Attila Sassy was a painter and graphic artist. On his father's side, he was a descendant of the noble Szabó family. He began his art studies in 1898 at the private school of Károly Ferenczy in Budapest. In Paris, he studied at Anton Ažbe's art school, then in 1904 he traveled to Munich. In 1905, he worked at Nagybánya. At the exhibition of painters in Miskolc in 1905, Margit Kaffka praised its pictures. In Miskolc, he became a member of the group of artists grouped around Margit Kaffka, his book Opium-dreams. It was then that his name became known throughout the country. In 1906, he traveled again to Munich and Paris, where he became a student at the Julian Academy, where he could learn from Jean-Paul Laurens and Lucien Simon. In 1908, he moved to Budapest and studied sculpture with Károly Ferenczy at the Hungarian Academy of Fine Arts. He exhibited in Paris, and in 1910 his exhibition held at the Budapest Art Gallery also brought him success. The József Lévay Public Culture and Museum Association organized the exhibition, which was also exhibited in Miskolc in 1910, presenting more than a hundred works. He won Leó Lánczy's prize of 500 crowns with his painting The Entombment of Christ, presented at the Art Gallery in 1917.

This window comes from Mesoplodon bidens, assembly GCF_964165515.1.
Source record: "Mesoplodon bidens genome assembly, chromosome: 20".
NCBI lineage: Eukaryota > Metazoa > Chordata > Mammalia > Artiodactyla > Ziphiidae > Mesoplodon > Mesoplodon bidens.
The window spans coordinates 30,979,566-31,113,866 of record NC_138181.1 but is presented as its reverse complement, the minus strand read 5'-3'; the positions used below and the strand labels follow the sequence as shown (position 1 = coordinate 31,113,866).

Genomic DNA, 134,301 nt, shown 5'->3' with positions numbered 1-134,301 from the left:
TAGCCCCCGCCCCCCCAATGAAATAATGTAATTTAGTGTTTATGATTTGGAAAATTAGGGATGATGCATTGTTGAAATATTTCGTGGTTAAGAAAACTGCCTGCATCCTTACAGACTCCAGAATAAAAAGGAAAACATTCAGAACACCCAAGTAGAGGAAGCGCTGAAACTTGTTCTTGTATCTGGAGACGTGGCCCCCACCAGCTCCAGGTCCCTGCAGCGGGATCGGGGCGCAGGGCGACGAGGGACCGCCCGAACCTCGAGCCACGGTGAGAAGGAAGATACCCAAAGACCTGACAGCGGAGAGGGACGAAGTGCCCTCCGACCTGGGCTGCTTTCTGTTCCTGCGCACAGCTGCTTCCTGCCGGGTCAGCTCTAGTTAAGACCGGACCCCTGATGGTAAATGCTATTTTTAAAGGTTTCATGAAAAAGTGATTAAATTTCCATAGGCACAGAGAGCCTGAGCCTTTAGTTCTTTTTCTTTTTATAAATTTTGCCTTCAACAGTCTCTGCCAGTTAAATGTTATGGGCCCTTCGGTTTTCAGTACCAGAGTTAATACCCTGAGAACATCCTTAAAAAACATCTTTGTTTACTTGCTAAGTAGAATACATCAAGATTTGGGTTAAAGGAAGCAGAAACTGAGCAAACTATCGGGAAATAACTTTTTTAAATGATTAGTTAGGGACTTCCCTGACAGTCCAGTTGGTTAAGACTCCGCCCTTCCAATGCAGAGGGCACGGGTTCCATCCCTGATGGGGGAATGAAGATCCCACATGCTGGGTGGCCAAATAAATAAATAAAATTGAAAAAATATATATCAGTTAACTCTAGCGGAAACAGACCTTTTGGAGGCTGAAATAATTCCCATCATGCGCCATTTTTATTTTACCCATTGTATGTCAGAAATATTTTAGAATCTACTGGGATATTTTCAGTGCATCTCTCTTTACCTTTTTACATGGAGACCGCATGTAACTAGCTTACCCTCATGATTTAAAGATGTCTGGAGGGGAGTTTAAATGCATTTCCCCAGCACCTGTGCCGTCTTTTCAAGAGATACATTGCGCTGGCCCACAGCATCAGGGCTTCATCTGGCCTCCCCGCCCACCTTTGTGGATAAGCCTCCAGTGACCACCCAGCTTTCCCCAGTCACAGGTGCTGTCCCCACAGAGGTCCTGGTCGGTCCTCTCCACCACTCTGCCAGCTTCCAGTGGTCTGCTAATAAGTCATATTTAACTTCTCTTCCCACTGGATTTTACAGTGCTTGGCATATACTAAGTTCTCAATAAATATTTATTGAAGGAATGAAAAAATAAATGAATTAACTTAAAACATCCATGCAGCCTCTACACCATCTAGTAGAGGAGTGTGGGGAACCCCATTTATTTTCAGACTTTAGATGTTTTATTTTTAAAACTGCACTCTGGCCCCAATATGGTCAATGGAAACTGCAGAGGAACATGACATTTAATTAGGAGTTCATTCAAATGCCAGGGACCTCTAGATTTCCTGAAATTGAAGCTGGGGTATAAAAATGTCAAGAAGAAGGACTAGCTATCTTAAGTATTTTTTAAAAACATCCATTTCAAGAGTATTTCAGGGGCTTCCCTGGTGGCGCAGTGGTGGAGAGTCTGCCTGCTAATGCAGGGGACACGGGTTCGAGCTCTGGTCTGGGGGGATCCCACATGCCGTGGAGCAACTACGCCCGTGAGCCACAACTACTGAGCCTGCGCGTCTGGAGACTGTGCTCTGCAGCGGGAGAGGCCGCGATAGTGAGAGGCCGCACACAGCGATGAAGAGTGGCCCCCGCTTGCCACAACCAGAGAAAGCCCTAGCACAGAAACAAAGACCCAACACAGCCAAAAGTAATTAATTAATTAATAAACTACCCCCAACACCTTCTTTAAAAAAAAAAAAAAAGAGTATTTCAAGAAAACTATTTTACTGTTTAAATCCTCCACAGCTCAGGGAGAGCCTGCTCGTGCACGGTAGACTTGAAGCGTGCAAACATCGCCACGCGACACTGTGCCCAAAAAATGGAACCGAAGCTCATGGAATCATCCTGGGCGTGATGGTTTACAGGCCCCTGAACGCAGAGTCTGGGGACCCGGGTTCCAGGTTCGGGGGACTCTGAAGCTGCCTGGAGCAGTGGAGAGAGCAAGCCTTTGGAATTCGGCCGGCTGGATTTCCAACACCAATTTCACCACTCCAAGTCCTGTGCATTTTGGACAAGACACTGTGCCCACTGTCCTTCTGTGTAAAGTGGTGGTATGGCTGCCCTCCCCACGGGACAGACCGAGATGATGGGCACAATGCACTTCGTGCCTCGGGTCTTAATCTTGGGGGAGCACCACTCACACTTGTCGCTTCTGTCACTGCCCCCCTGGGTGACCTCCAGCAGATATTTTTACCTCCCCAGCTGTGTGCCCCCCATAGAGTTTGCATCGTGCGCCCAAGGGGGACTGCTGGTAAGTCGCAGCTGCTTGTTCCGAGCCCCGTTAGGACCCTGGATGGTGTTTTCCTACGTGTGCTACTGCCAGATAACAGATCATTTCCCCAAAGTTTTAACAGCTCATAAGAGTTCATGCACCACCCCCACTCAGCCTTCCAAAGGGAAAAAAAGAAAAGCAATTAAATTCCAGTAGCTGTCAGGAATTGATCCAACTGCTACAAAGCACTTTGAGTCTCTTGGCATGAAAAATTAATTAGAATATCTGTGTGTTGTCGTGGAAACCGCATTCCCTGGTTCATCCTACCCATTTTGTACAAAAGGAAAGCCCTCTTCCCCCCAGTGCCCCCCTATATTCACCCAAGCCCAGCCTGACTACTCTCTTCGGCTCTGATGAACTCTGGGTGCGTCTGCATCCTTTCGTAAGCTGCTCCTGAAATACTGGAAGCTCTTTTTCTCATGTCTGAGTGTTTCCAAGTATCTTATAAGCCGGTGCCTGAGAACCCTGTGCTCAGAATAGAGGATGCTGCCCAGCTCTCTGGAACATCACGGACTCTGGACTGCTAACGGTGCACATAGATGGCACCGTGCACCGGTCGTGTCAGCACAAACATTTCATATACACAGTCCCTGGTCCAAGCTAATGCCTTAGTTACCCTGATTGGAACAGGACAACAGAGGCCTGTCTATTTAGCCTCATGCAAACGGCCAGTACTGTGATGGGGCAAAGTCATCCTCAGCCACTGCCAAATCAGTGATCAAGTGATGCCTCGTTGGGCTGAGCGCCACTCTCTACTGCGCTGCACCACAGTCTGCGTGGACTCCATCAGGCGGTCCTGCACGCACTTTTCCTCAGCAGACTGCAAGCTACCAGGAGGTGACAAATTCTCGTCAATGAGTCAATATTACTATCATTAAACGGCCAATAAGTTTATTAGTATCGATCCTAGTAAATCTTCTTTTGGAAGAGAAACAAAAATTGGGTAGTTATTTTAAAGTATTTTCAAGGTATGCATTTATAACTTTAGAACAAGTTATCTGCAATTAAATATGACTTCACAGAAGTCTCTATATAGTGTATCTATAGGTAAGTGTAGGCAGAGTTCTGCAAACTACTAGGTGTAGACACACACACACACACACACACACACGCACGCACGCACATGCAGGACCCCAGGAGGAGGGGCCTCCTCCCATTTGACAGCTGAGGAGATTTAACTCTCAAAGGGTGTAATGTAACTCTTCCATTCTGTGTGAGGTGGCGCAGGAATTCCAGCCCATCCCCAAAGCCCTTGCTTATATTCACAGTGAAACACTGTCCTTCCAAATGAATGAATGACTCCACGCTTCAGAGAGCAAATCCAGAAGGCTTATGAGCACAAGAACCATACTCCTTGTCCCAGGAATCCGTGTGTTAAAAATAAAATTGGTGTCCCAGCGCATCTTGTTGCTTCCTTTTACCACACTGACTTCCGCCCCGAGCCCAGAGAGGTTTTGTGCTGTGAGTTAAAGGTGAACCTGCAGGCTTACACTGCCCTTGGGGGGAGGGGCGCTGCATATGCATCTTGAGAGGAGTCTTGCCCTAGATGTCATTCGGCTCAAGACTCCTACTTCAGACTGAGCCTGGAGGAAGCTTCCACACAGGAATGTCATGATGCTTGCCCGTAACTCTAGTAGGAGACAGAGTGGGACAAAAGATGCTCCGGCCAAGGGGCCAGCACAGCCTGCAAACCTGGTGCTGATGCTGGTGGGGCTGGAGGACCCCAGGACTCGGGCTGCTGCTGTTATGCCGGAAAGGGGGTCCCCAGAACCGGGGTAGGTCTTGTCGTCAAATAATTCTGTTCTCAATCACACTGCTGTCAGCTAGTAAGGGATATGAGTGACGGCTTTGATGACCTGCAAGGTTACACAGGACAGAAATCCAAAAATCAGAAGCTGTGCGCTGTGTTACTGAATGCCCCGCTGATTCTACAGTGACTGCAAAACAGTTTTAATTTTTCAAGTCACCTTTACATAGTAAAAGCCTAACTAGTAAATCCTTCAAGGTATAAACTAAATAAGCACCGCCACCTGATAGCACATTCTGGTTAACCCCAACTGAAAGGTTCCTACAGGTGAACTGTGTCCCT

He used the name Aiglon to sign his works. He was in close contact with the characters of the literary life of the turn of the century, illustrations made up a large part of his graphic work. His creative work is full of diverse techniques: he created oil paintings, charcoal and ink drawings, tempera, pastel paintings, caricatures of his known friends and applied graphic works. His themes were: nudes, portraits, self-portraits, landscapes, still lifes, symbolic and biblical tableaus. In his style, he turned towards Art Nouveau and later Art Deco. His last exhibition was in 1943. In 1963, he donated many of his paintings and graphics to the Herman Ottó Museum in Miskolc.